Vankleek Hill prosperity began with the VanKleeck’s family inn that served travellers going to and from the Ottawa River port of L’Orignal to southern ports on the St. Lawrence River. Soon tradesmen and merchants were established at the four corners where today Highway 34 intersects with Main Street (County Road 10).
Gingerbread Capital of Ontario
Vankleek Hill was named Ontario’s Gingerbread Capital in 2003. Gingerbread is the woodwork that adds architectural detail to building exteriors and interiors. The porches, windows, gables, and rooflines of over 250 homes in Vankleek Hill contain Victorian era decorative gingerbread elements. Builders ordered millwork through catalogues. By the 1890s, the new Vankleek Hill Manufacturing Company on Mill Street created and sold decorative shingles, latticework, verge boards, columns, spindles and brackets.
The backdrop for the gingerbread is red brick, a hallmark of Vankleek Hill Victorian and Edwardian period buildings. The local rich clay deposits were kilned to a distinctive soft red brick by at least three local brick factories active here in the 19th and early 20th centuries.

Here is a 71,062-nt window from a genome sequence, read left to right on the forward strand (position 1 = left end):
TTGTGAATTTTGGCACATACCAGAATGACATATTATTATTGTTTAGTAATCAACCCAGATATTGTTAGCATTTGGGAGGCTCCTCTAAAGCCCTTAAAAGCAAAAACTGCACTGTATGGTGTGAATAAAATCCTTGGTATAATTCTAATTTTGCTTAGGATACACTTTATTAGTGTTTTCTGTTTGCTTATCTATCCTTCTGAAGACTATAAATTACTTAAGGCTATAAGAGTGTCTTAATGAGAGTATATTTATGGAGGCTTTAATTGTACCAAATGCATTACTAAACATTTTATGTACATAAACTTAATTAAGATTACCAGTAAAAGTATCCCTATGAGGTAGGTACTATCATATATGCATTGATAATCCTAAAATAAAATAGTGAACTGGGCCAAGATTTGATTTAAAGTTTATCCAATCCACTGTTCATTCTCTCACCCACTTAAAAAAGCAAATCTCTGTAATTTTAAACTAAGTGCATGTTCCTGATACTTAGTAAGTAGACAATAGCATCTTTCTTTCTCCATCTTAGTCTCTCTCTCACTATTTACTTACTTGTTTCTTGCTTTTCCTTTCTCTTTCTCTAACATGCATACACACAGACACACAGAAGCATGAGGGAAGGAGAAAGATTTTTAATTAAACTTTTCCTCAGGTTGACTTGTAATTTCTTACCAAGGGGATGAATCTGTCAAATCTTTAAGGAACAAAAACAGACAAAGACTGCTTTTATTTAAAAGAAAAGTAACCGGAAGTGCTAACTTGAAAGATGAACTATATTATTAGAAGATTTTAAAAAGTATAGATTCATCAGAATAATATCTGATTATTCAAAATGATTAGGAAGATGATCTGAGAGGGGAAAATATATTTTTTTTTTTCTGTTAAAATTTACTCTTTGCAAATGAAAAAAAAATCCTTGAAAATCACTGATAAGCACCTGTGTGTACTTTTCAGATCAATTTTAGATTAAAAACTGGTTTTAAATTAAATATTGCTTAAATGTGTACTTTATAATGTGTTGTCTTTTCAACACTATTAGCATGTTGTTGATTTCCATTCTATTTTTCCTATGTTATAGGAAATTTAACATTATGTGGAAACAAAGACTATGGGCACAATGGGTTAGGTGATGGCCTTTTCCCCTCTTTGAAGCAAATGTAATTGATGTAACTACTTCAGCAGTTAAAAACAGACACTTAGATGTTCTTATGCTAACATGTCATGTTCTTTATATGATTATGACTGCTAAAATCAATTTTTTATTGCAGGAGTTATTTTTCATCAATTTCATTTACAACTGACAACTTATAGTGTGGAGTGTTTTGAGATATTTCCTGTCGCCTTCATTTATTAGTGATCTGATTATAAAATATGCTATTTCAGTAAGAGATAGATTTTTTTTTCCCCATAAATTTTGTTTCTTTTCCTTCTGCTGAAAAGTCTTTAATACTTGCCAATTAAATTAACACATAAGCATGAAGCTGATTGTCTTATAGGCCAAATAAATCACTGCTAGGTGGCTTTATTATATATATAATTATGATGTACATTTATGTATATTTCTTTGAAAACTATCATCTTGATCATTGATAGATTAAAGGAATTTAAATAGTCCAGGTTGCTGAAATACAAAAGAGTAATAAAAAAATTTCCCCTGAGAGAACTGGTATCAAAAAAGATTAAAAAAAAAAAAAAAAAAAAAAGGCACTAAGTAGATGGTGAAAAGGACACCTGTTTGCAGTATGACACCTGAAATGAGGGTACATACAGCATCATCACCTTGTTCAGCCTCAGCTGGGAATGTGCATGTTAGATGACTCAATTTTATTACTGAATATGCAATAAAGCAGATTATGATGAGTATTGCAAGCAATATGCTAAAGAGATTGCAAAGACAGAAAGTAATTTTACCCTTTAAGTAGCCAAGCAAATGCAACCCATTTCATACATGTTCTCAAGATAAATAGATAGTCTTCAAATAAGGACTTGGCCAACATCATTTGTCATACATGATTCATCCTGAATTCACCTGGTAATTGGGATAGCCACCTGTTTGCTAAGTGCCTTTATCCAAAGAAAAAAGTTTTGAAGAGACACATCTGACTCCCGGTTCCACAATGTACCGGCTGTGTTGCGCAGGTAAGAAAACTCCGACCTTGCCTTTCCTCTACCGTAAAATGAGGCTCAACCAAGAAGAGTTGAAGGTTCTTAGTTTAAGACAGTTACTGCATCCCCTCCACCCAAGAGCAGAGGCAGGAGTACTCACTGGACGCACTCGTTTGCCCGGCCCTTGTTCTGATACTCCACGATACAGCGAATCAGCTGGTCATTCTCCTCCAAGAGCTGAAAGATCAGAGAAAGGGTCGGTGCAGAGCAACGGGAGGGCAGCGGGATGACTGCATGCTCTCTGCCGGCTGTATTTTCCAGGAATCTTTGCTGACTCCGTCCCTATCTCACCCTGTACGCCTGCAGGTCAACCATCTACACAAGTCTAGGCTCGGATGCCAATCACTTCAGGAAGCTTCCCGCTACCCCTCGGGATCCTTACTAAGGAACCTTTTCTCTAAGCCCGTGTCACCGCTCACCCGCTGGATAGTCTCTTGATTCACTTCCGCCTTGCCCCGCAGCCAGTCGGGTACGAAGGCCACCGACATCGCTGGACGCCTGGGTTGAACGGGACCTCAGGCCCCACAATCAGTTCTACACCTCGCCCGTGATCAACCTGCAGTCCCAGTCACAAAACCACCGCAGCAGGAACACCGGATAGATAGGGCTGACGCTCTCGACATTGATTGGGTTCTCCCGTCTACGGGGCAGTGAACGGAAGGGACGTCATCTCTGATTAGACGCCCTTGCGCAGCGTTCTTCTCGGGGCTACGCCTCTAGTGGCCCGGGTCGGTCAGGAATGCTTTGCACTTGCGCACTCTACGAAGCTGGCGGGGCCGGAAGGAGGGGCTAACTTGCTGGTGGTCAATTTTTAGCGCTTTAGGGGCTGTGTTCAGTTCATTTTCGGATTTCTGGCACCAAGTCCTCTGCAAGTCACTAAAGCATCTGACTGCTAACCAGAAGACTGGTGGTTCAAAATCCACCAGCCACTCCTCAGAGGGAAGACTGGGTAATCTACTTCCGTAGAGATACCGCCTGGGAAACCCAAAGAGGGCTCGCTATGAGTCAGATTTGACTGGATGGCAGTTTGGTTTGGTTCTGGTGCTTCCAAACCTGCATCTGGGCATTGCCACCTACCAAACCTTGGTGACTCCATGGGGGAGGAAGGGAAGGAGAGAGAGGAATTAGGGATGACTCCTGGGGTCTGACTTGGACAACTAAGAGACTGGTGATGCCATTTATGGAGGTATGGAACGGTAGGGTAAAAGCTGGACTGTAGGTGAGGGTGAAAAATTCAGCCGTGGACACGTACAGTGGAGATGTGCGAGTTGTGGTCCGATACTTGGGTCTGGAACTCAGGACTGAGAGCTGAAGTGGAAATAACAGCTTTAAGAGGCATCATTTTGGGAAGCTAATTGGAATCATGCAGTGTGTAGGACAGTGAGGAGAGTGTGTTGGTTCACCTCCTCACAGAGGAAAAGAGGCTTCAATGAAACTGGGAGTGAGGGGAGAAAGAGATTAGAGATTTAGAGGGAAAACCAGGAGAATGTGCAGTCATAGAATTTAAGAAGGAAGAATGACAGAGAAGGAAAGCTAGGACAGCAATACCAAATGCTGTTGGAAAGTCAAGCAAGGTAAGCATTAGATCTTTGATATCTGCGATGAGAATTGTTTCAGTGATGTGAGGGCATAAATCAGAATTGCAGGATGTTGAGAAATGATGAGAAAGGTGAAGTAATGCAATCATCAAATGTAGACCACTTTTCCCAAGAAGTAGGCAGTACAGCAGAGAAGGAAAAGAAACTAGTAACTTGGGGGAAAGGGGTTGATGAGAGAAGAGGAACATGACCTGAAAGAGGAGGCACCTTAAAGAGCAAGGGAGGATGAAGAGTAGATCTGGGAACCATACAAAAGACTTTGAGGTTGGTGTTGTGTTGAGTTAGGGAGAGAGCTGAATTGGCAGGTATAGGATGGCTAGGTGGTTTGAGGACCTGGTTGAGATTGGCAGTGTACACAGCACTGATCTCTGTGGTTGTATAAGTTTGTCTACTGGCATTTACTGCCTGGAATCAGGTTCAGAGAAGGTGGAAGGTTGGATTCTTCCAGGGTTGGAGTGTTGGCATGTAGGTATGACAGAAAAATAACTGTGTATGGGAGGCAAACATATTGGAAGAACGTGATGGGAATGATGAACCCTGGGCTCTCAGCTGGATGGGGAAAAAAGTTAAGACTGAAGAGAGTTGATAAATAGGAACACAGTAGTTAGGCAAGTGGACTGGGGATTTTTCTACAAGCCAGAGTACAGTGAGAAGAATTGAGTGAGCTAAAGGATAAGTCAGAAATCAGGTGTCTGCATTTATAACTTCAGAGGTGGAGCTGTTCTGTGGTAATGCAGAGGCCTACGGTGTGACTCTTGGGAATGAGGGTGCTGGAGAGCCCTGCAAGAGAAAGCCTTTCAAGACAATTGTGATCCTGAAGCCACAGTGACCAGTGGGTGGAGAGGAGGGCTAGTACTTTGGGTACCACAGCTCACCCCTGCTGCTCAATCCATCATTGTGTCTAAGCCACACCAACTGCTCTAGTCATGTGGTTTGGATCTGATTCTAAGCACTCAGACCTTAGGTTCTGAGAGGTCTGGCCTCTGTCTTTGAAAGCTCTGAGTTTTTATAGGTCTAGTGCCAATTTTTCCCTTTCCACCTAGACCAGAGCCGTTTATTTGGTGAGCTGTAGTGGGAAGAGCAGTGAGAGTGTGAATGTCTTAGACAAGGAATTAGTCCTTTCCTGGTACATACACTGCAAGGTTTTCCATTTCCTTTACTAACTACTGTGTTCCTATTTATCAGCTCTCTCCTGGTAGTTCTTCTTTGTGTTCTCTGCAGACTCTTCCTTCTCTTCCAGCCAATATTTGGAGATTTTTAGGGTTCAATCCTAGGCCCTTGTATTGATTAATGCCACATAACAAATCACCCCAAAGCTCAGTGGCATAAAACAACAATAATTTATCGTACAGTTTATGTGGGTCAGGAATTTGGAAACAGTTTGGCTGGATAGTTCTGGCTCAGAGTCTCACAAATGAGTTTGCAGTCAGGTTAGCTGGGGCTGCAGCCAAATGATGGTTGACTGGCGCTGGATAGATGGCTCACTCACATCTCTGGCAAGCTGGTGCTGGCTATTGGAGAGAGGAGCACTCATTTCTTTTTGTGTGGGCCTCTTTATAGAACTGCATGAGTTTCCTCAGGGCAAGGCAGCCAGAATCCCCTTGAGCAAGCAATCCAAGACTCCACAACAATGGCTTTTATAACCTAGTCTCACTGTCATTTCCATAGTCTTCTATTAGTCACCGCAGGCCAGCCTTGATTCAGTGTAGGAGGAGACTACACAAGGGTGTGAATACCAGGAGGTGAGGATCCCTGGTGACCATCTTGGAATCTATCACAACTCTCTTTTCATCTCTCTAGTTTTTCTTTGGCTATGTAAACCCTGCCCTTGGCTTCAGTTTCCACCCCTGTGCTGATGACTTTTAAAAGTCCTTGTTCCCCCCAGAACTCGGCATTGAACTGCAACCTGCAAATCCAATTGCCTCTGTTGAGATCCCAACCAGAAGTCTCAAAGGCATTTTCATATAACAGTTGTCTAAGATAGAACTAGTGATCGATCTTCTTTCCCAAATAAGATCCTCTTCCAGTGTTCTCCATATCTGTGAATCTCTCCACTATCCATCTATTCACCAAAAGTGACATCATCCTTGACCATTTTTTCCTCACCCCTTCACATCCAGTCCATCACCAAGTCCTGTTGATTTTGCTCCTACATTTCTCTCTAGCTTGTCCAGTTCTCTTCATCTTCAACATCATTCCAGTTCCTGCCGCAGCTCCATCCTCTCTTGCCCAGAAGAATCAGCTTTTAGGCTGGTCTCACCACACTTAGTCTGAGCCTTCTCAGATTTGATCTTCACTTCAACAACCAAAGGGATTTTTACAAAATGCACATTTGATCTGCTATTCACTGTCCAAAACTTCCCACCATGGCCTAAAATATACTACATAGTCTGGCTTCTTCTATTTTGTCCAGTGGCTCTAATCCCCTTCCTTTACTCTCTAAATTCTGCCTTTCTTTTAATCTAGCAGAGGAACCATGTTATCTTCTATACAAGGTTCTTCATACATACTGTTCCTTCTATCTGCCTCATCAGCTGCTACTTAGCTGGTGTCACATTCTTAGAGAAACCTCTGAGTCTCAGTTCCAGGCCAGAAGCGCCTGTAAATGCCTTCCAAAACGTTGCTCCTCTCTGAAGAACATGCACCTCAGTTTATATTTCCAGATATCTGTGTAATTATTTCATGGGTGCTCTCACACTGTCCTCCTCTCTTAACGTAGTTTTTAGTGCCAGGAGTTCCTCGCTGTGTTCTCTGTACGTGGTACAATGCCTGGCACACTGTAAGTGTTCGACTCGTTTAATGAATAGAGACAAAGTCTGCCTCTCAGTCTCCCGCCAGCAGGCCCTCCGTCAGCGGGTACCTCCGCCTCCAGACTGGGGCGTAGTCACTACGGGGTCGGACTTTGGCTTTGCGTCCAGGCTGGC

Since 1998 Vankleek Hill is one of four municipalities that make up the Township of Champlain that includes L’Orignal, and the townships of Longueuil and West Hawkesbury. These four communities were first historically linked through family and social ties, farming and commerce; and today with a new common municipal government.
Research the history of Vankleek Hill in "The Review's" online digital archives. Digital archiving is ongoing. Online now: 1893 to 1904. 2006 to the present. Small fee to access the archives of this independent community newspaper.
Each of the four municipalities brings its own rich history of founding and development. L’Orignal (“Point à L’Orignal”) and Longueuil (Baron de Longueuil Seigneury) have fur trade and French seigneurial roots on the Ottawa River. This was quickly followed by a combined Loyalist and American presence. The steady influx of a stable French culture from the 1820s grew to become the majority cultural presence in the 20th century not only for L’Orignal, but for Prescott County.